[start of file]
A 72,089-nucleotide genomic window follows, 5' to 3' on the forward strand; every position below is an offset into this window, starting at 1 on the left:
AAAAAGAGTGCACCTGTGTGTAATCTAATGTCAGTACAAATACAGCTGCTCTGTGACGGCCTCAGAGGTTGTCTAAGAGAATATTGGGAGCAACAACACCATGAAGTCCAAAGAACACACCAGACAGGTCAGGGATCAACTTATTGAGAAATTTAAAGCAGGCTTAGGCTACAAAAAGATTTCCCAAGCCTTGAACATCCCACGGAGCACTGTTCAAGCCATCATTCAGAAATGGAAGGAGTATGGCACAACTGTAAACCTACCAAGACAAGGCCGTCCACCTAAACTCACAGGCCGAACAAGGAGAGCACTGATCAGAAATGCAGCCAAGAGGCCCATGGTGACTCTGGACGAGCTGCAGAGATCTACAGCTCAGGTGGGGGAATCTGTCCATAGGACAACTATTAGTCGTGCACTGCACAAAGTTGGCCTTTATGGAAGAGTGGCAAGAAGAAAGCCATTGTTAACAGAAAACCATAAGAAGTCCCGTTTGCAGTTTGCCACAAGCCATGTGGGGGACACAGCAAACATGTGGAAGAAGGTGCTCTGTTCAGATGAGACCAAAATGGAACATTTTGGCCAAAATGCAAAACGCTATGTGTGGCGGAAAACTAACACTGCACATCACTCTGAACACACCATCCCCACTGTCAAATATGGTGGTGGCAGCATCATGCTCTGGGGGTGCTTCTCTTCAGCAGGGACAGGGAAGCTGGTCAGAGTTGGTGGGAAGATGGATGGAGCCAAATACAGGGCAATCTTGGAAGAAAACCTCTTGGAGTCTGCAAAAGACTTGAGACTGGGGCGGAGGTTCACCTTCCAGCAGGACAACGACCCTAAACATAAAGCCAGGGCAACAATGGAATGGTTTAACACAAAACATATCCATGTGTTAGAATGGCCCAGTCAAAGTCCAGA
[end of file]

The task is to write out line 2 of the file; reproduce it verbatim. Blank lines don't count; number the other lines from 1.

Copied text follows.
AAAAAGAGTGCACCTGTGTGTAATCTAATGTCAGTACAAATACAGCTGCTCTGTGACGGCCTCAGAGGTTGTCTAAGAGAATATTGGGAGCAACAACACCATGAAGTCCAAAGAACACACCAGACAGGTCAGGGATCAACTTATTGAGAAATTTAAAGCAGGCTTAGGCTACAAAAAGATTTCCCAAGCCTTGAACATCCCACGGAGCACTGTTCAAGCCATCATTCAGAAATGGAAGGAGTATGGCACAACTGTAAACCTACCAAGACAAGGCCGTCCACCTAAACTCACAGGCCGAACAAGGAGAGCACTGATCAGAAATGCAGCCAAGAGGCCCATGGTGACTCTGGACGAGCTGCAGAGATCTACAGCTCAGGTGGGGGAATCTGTCCATAGGACAACTATTAGTCGTGCACTGCACAAAGTTGGCCTTTATGGAAGAGTGGCAAGAAGAAAGCCATTGTTAACAGAAAACCATAAGAAGTCCCGTTTGCAGTTTGCCACAAGCCATGTGGGGGACACAGCAAACATGTGGAAGAAGGTGCTCTGTTCAGATGAGACCAAAATGGAACATTTTGGCCAAAATGCAAAACGCTATGTGTGGCGGAAAACTAACACTGCACATCACTCTGAACACACCATCCCCACTGTCAAATATGGTGGTGGCAGCATCATGCTCTGGGGGTGCTTCTCTTCAGCAGGGACAGGGAAGCTGGTCAGAGTTGGTGGGAAGATGGATGGAGCCAAATACAGGGCAATCTTGGAAGAAAACCTCTTGGAGTCTGCAAAAGACTTGAGACTGGGGCGGAGGTTCACCTTCCAGCAGGACAACGACCCTAAACATAAAGCCAGGGCAACAATGGAATGGTTTAACACAAAACATATCCATGTGTTAGAATGGCCCAGTCAAAGTCCAGA